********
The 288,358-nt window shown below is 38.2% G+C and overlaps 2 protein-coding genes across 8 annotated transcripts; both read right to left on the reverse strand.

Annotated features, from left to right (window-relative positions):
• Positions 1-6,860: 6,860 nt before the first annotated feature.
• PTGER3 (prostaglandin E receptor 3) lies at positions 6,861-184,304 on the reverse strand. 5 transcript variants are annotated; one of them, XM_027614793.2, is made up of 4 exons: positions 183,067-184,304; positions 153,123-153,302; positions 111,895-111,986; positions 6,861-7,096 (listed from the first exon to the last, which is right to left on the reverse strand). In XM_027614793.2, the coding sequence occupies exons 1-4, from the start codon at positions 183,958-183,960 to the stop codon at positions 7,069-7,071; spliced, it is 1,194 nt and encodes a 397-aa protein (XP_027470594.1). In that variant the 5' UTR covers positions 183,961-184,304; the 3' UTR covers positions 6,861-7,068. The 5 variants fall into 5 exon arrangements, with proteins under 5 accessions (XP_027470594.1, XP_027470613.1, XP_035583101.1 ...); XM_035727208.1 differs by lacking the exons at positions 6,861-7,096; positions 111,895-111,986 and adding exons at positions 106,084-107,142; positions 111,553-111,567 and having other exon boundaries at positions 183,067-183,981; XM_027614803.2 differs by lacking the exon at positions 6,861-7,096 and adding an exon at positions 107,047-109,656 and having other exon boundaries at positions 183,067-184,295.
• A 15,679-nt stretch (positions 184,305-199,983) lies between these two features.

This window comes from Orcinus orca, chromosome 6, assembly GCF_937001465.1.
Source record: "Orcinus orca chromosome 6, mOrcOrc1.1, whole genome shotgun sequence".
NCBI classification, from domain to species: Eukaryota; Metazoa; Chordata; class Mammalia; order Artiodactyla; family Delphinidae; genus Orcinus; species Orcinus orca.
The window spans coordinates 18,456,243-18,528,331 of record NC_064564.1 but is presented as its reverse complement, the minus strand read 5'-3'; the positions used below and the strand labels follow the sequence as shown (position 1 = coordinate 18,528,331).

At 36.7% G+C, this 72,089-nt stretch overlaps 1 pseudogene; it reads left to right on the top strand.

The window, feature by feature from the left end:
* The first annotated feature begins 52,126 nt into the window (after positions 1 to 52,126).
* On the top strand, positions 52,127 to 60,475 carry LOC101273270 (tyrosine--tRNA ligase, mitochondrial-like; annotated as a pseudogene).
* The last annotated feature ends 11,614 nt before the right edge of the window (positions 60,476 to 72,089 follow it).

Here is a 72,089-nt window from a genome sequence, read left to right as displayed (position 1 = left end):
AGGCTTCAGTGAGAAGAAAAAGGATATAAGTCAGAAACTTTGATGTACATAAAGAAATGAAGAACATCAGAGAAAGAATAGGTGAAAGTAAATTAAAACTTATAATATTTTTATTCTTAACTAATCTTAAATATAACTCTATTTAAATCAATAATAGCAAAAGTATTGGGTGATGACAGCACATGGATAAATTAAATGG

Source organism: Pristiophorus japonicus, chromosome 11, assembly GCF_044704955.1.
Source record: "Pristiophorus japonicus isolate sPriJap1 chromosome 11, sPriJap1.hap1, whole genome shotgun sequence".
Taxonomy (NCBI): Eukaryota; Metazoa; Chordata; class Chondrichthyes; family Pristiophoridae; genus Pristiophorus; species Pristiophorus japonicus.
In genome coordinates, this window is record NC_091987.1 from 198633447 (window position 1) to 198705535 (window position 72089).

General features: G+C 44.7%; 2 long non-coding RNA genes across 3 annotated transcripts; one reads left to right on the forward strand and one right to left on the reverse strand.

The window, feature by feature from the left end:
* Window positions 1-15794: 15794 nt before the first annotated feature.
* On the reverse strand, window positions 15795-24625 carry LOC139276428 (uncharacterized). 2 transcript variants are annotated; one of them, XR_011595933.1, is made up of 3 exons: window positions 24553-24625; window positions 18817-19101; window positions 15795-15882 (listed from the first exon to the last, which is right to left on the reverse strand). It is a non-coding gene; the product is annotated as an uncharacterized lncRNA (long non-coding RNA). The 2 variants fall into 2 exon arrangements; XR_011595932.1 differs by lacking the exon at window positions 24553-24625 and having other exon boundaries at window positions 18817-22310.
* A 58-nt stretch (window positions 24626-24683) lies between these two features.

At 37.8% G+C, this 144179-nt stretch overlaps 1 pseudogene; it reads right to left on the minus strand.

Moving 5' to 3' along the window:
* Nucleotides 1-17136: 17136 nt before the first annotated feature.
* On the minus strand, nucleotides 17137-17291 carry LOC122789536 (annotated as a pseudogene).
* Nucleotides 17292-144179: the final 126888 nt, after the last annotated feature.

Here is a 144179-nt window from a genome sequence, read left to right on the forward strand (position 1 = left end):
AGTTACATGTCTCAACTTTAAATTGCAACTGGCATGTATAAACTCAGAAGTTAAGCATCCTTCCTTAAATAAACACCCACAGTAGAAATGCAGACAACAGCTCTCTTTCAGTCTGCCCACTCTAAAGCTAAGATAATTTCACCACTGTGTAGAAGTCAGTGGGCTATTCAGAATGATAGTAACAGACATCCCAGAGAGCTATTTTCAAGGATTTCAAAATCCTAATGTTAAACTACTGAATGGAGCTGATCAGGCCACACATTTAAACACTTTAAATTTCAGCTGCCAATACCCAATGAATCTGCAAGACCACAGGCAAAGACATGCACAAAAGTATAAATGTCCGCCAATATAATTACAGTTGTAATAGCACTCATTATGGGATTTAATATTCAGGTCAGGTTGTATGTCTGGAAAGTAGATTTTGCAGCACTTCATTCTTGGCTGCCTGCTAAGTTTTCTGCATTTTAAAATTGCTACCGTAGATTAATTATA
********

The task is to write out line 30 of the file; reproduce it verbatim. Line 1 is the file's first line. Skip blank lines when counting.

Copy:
* Nucleotides 17292-144179: the final 126888 nt, after the last annotated feature.